7 pupils killed as schools in Iraq are targeted
SEVEN children died and 30 were wounded in Iraq yesterday when one school came under mortar fire and another was hit by a suicide bomb blast.
Mortar shells rained down on the playground of a girls’ secondary school in a mostly Sunni area of western Baghdad during breaktime, killing five pupils and wounding 20.
And there were reports that two primary children were killed at a school in Ramadi, north-west of Baghdad, when a suicide bomber attacked a military base. Ten pupils were hurt and three guards killed.
Elsewhere, US and Iraqi forces killed 250 gunmen from an apocalyptic Muslim cult in a battle near the Shiite holy city of Najaf yesterday. A US helicopter was said to have been shot down. It also emerged that the mayor of Baqouba and 1,500 policemen in Diyala province have been sacked in a bid to end the raging violence in the region northeast of Baghdad.
The mortar attack occurred at about 11am at the Kholoud Secondary School in the Adil neighbourhood of western Baghdad.
A Sunni group accused Shiite militias and said markings on the mortars indicated they were manufactured in Iran.
One pupil, Ban Ismet, 15, who was hospitalised with leg injuries, said: “I saw my friend Maha. There was blood all over her face… she was dead.”
In Najaf, officials said the joint US-Iraqi operation which killed 250 militants was launched after reports insurgents planned to assassinate Shiite clerics and pilgrims during the Ashura festival, which reaches its climax today.
An Iraqi army source said some of the dead wore headbands declaring themselves to be a “Soldier of Heaven”.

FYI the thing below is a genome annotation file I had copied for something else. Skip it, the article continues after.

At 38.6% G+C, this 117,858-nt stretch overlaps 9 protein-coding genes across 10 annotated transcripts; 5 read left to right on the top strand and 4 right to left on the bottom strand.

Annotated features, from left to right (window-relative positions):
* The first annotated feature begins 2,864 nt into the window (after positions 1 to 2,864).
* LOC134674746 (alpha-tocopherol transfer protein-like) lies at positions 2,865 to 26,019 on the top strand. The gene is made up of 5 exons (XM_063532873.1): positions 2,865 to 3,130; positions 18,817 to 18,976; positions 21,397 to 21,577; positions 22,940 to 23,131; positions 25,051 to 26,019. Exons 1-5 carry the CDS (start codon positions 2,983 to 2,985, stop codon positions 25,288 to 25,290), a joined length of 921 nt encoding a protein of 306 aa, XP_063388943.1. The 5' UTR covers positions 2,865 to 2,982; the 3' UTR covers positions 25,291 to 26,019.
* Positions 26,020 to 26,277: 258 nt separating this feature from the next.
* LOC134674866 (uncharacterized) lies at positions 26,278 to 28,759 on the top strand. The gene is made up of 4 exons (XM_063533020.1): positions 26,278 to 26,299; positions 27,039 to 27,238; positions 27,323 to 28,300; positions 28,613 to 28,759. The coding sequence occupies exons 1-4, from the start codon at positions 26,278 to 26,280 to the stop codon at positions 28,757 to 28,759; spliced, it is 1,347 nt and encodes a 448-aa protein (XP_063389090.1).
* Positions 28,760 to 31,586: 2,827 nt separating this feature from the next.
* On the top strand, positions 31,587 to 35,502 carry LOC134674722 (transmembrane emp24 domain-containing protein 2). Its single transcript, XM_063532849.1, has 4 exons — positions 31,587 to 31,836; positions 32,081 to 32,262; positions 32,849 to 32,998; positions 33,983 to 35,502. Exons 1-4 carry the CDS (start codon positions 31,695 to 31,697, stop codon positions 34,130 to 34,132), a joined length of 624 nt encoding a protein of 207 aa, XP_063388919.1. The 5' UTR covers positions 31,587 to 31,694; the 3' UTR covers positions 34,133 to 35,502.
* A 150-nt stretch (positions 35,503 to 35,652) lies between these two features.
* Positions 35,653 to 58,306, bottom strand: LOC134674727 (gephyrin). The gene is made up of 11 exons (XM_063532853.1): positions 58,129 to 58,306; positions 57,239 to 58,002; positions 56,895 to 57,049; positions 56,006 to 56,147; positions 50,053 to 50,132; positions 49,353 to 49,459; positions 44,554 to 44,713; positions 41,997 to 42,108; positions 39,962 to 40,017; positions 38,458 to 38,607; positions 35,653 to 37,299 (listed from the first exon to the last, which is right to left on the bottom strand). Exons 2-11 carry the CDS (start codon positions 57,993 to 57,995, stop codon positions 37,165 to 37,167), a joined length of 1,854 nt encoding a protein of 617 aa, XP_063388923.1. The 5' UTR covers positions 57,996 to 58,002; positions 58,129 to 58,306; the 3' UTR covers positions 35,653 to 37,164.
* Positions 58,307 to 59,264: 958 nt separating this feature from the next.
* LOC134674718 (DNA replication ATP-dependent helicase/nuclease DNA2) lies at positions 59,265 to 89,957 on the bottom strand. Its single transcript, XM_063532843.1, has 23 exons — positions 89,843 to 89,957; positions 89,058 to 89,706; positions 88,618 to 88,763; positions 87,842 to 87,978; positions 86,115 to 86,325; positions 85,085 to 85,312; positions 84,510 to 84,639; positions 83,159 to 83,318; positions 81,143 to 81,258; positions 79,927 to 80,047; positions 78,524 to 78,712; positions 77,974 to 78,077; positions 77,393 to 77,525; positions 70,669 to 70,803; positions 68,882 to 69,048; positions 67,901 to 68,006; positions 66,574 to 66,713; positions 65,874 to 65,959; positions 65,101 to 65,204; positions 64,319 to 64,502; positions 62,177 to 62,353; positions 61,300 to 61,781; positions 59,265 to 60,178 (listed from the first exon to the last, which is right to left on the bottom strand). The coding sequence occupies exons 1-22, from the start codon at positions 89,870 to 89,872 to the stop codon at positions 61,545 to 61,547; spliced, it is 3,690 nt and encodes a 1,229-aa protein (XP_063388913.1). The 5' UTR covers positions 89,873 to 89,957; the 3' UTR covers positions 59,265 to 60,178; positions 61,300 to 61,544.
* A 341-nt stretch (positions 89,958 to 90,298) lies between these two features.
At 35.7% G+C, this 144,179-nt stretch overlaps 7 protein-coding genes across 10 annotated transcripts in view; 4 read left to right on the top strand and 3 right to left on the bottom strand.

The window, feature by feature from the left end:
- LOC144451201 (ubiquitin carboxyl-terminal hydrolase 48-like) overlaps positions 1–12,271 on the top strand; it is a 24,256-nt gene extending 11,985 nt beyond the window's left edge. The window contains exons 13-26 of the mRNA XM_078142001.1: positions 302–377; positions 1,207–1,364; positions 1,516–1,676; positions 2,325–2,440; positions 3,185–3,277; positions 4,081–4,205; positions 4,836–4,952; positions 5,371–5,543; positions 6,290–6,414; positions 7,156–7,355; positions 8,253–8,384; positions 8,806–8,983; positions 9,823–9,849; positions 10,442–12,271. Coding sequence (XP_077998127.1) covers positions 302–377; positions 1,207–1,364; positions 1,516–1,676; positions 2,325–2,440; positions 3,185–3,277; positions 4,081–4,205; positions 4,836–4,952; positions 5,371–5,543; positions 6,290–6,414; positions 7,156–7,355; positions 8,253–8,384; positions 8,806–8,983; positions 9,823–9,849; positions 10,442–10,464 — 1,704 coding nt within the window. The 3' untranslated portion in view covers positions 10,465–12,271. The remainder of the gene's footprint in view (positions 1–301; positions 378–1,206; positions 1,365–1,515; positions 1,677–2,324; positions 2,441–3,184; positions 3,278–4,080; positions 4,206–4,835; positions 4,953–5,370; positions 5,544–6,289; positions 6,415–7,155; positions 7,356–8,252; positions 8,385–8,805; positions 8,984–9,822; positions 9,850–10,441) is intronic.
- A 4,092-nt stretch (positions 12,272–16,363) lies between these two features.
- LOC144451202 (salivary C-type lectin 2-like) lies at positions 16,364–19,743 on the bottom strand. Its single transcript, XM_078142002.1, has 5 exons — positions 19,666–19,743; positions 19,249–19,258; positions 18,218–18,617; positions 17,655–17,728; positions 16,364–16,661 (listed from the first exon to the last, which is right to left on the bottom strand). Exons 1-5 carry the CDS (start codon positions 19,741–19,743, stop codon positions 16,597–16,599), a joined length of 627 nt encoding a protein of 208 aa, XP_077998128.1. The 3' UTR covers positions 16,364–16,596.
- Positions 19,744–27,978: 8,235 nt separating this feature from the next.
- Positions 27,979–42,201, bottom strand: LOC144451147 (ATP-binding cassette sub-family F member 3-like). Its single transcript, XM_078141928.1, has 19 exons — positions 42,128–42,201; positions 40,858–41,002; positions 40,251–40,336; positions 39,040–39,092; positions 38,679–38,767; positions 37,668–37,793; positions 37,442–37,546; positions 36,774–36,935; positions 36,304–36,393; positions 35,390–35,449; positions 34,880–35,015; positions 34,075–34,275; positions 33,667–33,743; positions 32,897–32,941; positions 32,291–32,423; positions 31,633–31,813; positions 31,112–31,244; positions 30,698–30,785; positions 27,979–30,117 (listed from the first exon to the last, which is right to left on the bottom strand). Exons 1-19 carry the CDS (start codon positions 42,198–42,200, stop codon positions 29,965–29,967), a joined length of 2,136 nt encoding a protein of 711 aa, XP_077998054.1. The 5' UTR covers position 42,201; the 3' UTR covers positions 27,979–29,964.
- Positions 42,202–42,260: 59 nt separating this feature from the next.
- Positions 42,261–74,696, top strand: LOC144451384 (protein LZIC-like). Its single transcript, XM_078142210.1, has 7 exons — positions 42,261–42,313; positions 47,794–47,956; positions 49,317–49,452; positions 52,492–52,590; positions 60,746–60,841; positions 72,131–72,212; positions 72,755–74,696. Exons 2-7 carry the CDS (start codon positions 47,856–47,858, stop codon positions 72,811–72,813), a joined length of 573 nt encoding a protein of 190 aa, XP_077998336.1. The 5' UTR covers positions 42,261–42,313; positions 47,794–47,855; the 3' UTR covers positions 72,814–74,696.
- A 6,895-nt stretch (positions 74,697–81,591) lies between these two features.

The fighting began as hundreds of thousands of pilgrims converged on the other main Shiite holy city of Kerbala, 40 miles to the north of Najaf.
Shiite security sources said the gunmen were both Sunni Arabs and Shiites loyal to Ahmed Hassani al-Yemeni. He is described apocalyptic cult leader convinced he leads the vanguard of the Mahdi – a messiah-like figure in Islam whose coming heralds the start of perfect world justice.
Governor Asaad Abu Gilel said authorities had uncovered a plot by the gunmen to kill some powerful clerics today.
In Diyala province, police chief Ghanim al Qureyshi said the 1,500 officers were sacked because the force had fled rather than fight when Baqouba was attacked by insurgents in November.
He added that he was determined to create a police force free of corruption.
Al Queyshi took over police operations in the violent province after his predecessor was sacked last month over suspicions he was collaborating with Sunni insurgent fighters.
Meanwhile, two car bombs exploded within a half-hour of each other in the northern city of Kirkuk, killing a total of 11 people and wounding 34.
A high-ranking Shiite official at the Iraqi industry and mines ministry, along with his 27-year-old daughter and two other people, was shot dead in a drive-by shooting.
• Des Browne, the Defence Secretary, arrived in Baghdad yesterday for an unannounced visit.
He is due to meet the Iraqi prime minister, Nuri al Maliki, president Jalal Talabani and other officials. “I’m here to discuss progress we have made, challenges we face and what we need to do in the crucial months ahead,” Mr Browne said.